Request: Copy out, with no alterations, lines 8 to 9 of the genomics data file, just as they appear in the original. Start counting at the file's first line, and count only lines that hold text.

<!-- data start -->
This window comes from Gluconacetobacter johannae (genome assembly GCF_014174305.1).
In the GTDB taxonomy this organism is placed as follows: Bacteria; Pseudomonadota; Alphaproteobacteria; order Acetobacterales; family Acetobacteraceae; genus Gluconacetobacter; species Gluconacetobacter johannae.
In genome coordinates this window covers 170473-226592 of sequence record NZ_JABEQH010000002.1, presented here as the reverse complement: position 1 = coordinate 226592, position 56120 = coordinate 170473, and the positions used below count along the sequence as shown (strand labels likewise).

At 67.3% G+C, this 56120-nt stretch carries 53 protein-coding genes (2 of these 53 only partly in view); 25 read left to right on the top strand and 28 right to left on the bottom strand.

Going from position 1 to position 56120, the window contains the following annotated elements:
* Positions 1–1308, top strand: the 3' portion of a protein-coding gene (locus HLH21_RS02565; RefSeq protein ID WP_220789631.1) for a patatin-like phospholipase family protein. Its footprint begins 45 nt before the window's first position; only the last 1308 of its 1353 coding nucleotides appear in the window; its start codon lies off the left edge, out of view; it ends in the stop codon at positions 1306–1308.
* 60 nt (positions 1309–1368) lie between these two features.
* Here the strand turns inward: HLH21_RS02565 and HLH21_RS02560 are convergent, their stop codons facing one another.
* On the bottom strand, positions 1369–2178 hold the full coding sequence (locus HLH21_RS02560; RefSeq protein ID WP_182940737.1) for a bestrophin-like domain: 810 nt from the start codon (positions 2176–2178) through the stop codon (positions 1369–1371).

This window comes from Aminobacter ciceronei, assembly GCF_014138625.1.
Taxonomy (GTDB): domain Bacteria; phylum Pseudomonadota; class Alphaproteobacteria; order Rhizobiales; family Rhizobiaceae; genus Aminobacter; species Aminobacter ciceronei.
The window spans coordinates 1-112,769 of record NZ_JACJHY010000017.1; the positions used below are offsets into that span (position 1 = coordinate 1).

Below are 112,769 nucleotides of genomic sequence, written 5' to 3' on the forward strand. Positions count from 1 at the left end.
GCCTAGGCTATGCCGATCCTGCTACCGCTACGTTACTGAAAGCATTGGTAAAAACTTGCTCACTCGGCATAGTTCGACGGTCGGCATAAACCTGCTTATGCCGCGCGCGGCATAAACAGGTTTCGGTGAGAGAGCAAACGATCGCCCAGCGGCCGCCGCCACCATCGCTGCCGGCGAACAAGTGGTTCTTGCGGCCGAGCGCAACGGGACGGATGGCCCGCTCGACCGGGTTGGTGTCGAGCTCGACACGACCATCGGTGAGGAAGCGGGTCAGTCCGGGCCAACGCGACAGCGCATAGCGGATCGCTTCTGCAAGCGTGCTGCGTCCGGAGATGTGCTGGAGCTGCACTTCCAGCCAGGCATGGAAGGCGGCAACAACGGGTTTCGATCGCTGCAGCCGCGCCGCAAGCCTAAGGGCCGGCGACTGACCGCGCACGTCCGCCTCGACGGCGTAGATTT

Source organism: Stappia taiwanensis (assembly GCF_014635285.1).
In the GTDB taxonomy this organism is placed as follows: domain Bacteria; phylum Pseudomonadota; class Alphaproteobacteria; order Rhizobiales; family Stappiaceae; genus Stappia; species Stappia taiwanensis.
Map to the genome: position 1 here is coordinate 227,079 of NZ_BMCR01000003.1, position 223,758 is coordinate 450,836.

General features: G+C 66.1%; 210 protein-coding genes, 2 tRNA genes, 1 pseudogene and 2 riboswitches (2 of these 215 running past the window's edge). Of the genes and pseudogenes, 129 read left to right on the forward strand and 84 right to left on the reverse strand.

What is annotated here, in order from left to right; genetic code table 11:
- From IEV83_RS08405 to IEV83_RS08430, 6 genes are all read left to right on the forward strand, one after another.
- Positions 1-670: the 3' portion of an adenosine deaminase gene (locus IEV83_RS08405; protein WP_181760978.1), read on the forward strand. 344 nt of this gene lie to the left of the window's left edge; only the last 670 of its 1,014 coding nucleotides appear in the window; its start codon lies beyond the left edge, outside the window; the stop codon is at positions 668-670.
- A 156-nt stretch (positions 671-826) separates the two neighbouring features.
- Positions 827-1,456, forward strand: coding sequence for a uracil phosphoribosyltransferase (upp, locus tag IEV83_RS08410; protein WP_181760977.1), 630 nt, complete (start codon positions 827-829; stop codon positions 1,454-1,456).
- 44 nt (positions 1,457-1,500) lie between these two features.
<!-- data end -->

* Here the strand turns inward: HLH21_RS02565 and HLH21_RS02560 are convergent, their stop codons facing one another.
* On the bottom strand, positions 1369–2178 hold the full coding sequence (locus HLH21_RS02560; RefSeq protein ID WP_182940737.1) for a bestrophin-like domain: 810 nt from the start codon (positions 2176–2178) through the stop codon (positions 1369–1371).